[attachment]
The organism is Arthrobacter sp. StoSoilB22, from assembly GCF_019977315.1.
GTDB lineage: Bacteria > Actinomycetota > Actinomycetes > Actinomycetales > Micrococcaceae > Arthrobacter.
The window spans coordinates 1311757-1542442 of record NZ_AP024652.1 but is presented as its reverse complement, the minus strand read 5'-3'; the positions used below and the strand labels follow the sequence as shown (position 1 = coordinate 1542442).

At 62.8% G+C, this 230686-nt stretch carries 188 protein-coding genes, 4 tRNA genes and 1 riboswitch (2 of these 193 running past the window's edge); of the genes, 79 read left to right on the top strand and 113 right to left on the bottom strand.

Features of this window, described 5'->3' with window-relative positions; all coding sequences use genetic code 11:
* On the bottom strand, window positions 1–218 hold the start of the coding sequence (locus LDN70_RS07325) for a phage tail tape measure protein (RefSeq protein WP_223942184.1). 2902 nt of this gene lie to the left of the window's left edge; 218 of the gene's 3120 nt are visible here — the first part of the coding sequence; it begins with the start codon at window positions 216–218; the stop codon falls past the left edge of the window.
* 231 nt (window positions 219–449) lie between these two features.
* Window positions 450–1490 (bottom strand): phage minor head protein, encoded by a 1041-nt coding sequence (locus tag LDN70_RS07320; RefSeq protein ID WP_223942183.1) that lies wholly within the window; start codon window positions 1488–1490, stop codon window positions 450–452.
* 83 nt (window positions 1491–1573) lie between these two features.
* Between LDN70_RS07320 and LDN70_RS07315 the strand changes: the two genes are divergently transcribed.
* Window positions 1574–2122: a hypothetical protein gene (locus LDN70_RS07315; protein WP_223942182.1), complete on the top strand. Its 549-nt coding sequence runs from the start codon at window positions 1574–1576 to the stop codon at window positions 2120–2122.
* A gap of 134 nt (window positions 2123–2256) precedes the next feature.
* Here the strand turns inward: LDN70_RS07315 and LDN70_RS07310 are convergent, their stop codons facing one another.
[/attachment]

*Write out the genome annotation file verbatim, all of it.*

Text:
The organism is Arthrobacter sp. StoSoilB22, from assembly GCF_019977315.1.
GTDB lineage: Bacteria > Actinomycetota > Actinomycetes > Actinomycetales > Micrococcaceae > Arthrobacter.
The window spans coordinates 1311757-1542442 of record NZ_AP024652.1 but is presented as its reverse complement, the minus strand read 5'-3'; the positions used below and the strand labels follow the sequence as shown (position 1 = coordinate 1542442).

At 62.8% G+C, this 230686-nt stretch carries 188 protein-coding genes, 4 tRNA genes and 1 riboswitch (2 of these 193 running past the window's edge); of the genes, 79 read left to right on the top strand and 113 right to left on the bottom strand.

Features of this window, described 5'->3' with window-relative positions; all coding sequences use genetic code 11:
* On the bottom strand, window positions 1–218 hold the start of the coding sequence (locus LDN70_RS07325) for a phage tail tape measure protein (RefSeq protein WP_223942184.1). 2902 nt of this gene lie to the left of the window's left edge; 218 of the gene's 3120 nt are visible here — the first part of the coding sequence; it begins with the start codon at window positions 216–218; the stop codon falls past the left edge of the window.
* 231 nt (window positions 219–449) lie between these two features.
* Window positions 450–1490 (bottom strand): phage minor head protein, encoded by a 1041-nt coding sequence (locus tag LDN70_RS07320; RefSeq protein ID WP_223942183.1) that lies wholly within the window; start codon window positions 1488–1490, stop codon window positions 450–452.
* 83 nt (window positions 1491–1573) lie between these two features.
* Between LDN70_RS07320 and LDN70_RS07315 the strand changes: the two genes are divergently transcribed.
* Window positions 1574–2122: a hypothetical protein gene (locus LDN70_RS07315; protein WP_223942182.1), complete on the top strand. Its 549-nt coding sequence runs from the start codon at window positions 1574–1576 to the stop codon at window positions 2120–2122.
* A gap of 134 nt (window positions 2123–2256) precedes the next feature.
* Here the strand turns inward: LDN70_RS07315 and LDN70_RS07310 are convergent, their stop codons facing one another.